Who selects the doctors, nurses and child life specialists?
The Hackensack University Medical Center, the Tomorrows Children's Fund, The C.J. Foundation for SIDS and other organizations who send children to the ranch. The Imus Ranch ultimately reserves the final determination on the suitability of all personnel.

May staff (doctors, nurses, child life specialists, EMT personnel) bring family members?
No, they may not.

Where do the doctors and nurses sleep?
In one of the bunkhouses in the town or near the main house.

What if my child cannot attend the entire session?
We are not prepared to accommodate partial sessions.

If it rains, what happens?
The animals still have to eat. Aside from that, we're prepared with an indoor riding arena, an art barn and a great house for lots of interesting things to do, rain or shine.

If a child gets homesick, what happens?
Parents can help a lot by letting kids know that getting homesick is not unusual (even for adults). Remember, the kids are going to be with people they know. Further, the child life specialists we've met have terrific natural rapport with the children which will help enormously to ease any anxieties. In the end, the ranch will do whatever it takes to make everyone happy.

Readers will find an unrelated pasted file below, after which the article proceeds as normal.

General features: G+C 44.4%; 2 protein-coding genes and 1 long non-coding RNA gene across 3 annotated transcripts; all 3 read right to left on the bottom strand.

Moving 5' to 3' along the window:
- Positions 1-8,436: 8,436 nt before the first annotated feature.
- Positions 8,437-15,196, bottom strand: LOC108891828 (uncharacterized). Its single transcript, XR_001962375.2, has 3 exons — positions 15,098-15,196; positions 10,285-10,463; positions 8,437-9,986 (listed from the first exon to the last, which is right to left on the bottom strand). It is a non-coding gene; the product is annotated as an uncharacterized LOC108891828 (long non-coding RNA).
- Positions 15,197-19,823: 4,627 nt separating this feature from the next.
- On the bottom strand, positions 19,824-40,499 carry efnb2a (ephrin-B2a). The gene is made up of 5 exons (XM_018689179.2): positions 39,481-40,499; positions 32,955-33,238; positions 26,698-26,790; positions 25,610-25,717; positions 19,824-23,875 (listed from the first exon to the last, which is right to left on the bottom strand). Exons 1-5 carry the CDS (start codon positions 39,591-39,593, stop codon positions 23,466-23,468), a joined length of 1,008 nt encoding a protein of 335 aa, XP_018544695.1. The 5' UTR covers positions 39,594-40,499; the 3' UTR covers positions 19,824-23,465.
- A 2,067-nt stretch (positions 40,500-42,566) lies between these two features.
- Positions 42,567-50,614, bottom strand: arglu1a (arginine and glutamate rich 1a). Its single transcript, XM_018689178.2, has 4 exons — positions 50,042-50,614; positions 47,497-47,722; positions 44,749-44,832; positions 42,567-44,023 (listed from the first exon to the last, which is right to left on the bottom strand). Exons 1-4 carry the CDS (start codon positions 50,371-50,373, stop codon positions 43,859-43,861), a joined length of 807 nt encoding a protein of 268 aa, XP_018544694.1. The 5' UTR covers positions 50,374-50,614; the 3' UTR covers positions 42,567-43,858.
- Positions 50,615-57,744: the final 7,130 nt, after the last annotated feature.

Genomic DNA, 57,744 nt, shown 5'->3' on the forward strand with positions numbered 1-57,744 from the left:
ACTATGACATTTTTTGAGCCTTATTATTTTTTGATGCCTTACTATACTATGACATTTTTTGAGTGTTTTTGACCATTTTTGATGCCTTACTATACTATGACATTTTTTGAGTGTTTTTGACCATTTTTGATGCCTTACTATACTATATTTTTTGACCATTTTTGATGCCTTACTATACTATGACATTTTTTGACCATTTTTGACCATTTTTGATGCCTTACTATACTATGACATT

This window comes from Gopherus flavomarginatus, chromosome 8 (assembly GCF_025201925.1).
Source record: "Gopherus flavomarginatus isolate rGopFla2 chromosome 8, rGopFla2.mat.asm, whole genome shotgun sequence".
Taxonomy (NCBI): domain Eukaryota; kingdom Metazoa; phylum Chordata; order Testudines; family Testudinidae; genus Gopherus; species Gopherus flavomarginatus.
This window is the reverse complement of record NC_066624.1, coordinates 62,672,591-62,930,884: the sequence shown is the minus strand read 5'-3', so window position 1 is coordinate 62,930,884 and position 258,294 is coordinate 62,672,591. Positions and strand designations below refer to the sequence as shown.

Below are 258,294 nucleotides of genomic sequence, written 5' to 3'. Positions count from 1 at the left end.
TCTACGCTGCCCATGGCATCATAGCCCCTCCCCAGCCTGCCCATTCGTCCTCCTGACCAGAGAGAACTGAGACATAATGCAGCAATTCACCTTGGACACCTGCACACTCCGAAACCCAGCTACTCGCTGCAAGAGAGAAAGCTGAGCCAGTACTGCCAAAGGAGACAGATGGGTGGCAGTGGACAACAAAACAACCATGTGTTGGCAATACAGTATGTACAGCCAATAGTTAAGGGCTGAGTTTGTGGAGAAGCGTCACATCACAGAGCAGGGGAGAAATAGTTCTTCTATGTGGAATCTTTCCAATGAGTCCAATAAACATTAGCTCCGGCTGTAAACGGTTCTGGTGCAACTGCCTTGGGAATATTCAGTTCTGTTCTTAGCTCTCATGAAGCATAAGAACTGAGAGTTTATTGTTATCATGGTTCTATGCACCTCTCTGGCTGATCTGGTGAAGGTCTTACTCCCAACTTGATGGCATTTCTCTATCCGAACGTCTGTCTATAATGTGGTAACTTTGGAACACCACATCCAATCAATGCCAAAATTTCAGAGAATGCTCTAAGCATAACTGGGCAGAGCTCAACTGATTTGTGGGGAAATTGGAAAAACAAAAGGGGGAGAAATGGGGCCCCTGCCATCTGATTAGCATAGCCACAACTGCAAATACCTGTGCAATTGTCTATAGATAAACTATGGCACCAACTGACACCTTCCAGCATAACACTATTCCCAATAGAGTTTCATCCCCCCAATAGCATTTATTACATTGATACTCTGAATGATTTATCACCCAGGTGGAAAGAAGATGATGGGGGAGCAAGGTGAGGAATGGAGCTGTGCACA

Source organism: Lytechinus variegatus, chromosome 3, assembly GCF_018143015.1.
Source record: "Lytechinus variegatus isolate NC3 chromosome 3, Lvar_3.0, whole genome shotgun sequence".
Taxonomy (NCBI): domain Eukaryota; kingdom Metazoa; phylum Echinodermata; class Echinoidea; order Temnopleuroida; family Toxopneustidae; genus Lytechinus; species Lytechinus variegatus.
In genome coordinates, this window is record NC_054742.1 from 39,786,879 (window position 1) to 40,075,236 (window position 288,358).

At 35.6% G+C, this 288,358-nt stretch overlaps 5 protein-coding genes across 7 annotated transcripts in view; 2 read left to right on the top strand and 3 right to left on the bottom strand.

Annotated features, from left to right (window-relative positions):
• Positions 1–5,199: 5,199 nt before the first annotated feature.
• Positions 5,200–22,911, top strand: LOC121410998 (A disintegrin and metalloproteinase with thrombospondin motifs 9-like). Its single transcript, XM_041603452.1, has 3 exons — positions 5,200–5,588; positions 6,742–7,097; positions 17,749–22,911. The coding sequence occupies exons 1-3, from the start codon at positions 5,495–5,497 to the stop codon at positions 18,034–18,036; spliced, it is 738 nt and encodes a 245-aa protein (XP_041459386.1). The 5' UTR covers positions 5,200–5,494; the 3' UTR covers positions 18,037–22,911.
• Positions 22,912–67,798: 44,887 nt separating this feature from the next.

May kids leave the ranch and return home before their session ends?
Of course.

Will the ranch allow children who are on medical maintenance?
Yes. As long as they meet the basic physical requirements the ranch has outlined and have been approved by the hospital.

Will there be formal religious services?
No, but children and staff will be allotted the time they request for any observance they feel appropriate.

Is there a policy manual for the ranch?
Yes. Each employee has one and much of the information is contained in the information you are reading.

Malpractice insurance?
Malpractice insurance is the responsibility of the hospital, the TCF and any other organization that provides doctors, nurses and child life specialists. The ranch carries significant liability insurance and each child and their parent will be required to sign a standard release/consent form.

Is Hanta virus an issue?
We will take every precaution and will not place the children at unnecessary risk while always relying on the advice of medical staff.

All guns are under lock-and-key and protected by trigger locks. It is a cattle ranch in New Mexico and there are coyotes, mountain lions and wild dogs. Our only goal is to protect the children and we will be rigorously responsible in that effort.

Well then, is the ranch safe?
Yes. It is foolish, however, not to be prepared.

There are lots of animals -- horses, cattle, sheep, buffalo -- are they safe?
Yes. Accidents, of course, can happen. But with close supervision, a competent medical staff and cooperative kids we should keep mishaps to a minimum and of little consequence. But again, it is a working cattle ranch in New Mexico and we can't be too careful.